Submitted On Briefs: April 9, 2019
Kristina Dougherty, Esq., Chester & Vestal, P.A.,
Portland, for appellant father
M. Frey, Attorney General, and Meghan Szylvian, Asst. Atty.
Gen., Office of the Attorney General, Augusta, for appellee
Department of Health and Human Services
SAUFLEY, C.J., and ALEXANDER, MEAD, GORMAN, JABAR, HJELM, and
Anthony L. appeals from a judgment of the District Court
(Portland, Woodman, J.) terminating his parental
rights to his children. The father argues that the court
erred by finding that he is unfit as a parent and abused its
discretion by determining that termination of his parental
rights is in the best interests of the children. We affirm
The court found the following facts, which are supported by
competent evidence in the record. In January 2018, the father
shot and killed the mother in the kitchen of their family
home. The children, ages sixteen and eleven, witnessed their
mother's body and their father standing in the room with
a gun on the floor. The children fled the house and the
oldest child called 9-1-1. The next day, the Department of
Health and Human Services filed a child protection petition
and a request for a preliminary protection order.
See 22 M.R.S. §§ 4032, 4034 (2018). The
court [Eggert, J.) granted the preliminary
protection order, placing the children in the
Department's custody. The father was later arrested and
remains incarcerated while awaiting trial on a charge of
murdering the mother.
A contested jeopardy hearing was held in May 2018, following
which the court issued an order finding jeopardy as to the
father. See 22 M.R.S. § 4035 (2018). The
jeopardy order included findings that "the father killed
the mother" and that "[t]he evidence presented
show[ed] the horrific psychological impact on the [children],
.. . constituting] a heinous and abhorrent action by their
father, an aggravating factor." See 22 M.R.S.
§ 4002(l-B)(A)(1) (2018). Because the court found the
existence of an aggravating factor, the court relieved the
Department of its responsibility to provide reunification and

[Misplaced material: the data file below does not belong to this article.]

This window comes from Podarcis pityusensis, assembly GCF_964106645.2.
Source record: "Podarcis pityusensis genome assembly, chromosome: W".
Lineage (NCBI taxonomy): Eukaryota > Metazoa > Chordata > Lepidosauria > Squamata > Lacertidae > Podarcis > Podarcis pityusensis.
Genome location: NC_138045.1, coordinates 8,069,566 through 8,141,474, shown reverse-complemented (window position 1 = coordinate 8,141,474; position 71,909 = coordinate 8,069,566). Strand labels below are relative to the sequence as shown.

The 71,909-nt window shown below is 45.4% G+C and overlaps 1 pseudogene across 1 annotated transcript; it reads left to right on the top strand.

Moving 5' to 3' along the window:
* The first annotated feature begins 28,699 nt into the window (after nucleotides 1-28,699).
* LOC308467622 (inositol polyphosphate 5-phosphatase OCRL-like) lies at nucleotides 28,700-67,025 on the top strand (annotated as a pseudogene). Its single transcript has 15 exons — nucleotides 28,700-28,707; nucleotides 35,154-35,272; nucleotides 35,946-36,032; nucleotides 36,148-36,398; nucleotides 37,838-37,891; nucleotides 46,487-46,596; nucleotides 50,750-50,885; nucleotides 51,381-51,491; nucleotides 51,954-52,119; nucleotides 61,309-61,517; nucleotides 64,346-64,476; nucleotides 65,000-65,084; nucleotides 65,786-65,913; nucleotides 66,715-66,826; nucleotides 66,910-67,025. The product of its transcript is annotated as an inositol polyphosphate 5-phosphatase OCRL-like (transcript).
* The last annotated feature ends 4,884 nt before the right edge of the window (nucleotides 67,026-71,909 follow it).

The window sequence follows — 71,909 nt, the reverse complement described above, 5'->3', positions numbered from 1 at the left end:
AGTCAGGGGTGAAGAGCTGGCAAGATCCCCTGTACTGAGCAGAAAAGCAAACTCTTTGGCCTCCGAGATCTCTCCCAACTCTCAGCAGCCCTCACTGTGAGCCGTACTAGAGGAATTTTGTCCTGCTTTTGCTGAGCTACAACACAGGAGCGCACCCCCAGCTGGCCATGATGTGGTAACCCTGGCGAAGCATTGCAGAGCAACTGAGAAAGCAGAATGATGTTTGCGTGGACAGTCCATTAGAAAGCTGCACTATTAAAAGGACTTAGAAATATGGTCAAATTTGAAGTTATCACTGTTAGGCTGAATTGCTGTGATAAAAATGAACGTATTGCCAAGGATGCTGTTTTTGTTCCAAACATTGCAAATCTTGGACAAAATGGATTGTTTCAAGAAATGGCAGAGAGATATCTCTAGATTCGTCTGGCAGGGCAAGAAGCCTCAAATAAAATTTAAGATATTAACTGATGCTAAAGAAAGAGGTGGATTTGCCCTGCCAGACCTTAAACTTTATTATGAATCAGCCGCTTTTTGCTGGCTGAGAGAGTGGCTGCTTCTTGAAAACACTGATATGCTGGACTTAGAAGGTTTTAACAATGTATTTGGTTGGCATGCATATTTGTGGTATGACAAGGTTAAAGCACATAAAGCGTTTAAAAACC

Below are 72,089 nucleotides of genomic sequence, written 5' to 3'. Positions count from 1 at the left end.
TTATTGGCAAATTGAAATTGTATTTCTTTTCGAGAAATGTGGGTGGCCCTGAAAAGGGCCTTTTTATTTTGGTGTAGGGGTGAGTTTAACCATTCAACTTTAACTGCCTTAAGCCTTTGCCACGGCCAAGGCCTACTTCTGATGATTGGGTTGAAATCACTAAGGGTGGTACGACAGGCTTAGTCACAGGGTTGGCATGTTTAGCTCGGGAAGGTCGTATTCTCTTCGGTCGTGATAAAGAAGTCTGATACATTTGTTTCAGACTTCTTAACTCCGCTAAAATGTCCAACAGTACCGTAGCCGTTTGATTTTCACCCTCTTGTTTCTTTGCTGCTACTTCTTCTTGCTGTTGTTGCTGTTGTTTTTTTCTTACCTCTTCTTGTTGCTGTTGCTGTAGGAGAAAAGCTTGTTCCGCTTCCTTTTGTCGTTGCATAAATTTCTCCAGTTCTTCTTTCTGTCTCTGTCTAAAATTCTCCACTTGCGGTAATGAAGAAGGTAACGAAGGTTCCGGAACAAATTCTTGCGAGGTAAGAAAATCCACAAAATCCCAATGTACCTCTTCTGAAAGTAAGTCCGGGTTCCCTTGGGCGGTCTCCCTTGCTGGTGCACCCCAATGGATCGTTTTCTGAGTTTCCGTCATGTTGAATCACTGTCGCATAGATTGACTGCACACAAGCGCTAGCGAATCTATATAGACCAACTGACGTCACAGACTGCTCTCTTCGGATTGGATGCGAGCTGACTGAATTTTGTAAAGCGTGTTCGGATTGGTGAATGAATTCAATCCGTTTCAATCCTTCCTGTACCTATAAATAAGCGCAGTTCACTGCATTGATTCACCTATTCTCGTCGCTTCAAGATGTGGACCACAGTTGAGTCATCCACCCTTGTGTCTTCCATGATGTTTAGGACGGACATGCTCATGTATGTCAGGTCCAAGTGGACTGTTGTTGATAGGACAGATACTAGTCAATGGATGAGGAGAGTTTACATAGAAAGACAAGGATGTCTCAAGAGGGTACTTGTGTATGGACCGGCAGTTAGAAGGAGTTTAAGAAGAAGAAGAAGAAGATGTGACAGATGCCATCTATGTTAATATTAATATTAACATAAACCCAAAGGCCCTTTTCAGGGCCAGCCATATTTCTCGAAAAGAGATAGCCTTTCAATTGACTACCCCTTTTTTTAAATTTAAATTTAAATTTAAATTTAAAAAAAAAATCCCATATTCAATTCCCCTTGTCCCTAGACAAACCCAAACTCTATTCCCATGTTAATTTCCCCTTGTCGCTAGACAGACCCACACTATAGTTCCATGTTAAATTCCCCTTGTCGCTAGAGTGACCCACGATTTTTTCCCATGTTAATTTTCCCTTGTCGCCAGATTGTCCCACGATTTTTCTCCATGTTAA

rehabilitation services to the father. See 22 M.R.S.
§ 4036(1)(G-2) (2018).
The Department petitioned to terminate the father's
parental rights in June 2018. See 22 M.R.S. §
4052 (2018). The court (Woodman, J.) held a
single-day hearing in September 2018, during which it took
judicial notice of all prior court orders in the case and, by
stipulation of the parties, took "judicial notice"
of two reports of the guardian ad litem. Following the
hearing, the court issued a judgment terminating the
father's parental rights to the children. See 22
M.R.S. § 4055(1)(B)(2)(a), (b)(T), (1-A)(A) (2018).
The court's ultimate decision to terminate the
father's parental rights was based on the following
findings of fact, which the court found by clear and
convincing evidence and which are supported by the record:
[The father] is unable to protect the ... children from
jeopardy and these circumstances are unlikely to change
within a time that is reasonably calculated to meet the
children's needs. Specifically, the father is in jail
awaiting trial on charges of murder of the mother of the
minor children. The facts as described by Judge Eggert in the
[jeopardy] [o]rder issued on May 24, 2018 are grotesque. On
January 7, 2018, the children heard a noise in the home and
ran to the kitchen. They saw their mother on the floor, dead,
covered in blood. They also saw a gun on the floor, with only
the father standing there. [The older child] escaped the home
with [the younger child] without any shoes or jackets even
though this happened in the middle of winter. They ran to a
neighbor's home and were able to call 9-1-1. Father had
previously made threats to kill mother which the [children]
heard.... [T]he court found by a preponderance of the
evidence that father killed mother. The [c]ourt concluded
that the act had a horrific psychological impact on the boys,
and constitutes a heinous and abhorrent action by their
father which is an aggravating factor. Based on this finding,
the Department . . . was relieved from the requirement to
make reasonable efforts to reunify the children with the
Father has not seen the children since the day of the murder.
They had initially been placed with paternal grandfather.
However, due to the grandfather's continual attempts to
undermine mother's family and unduly influence the
children with regard to what occurred on the night their
mother died, the children were removed and have been placed
with maternal uncle ... and family. The children are doing
well there and wish to remain there
Father is in jail facing murder charges. If he is convicted
he will likely spend decades in prison. The children have not
seen him in nearly nine months and have no desire to see ...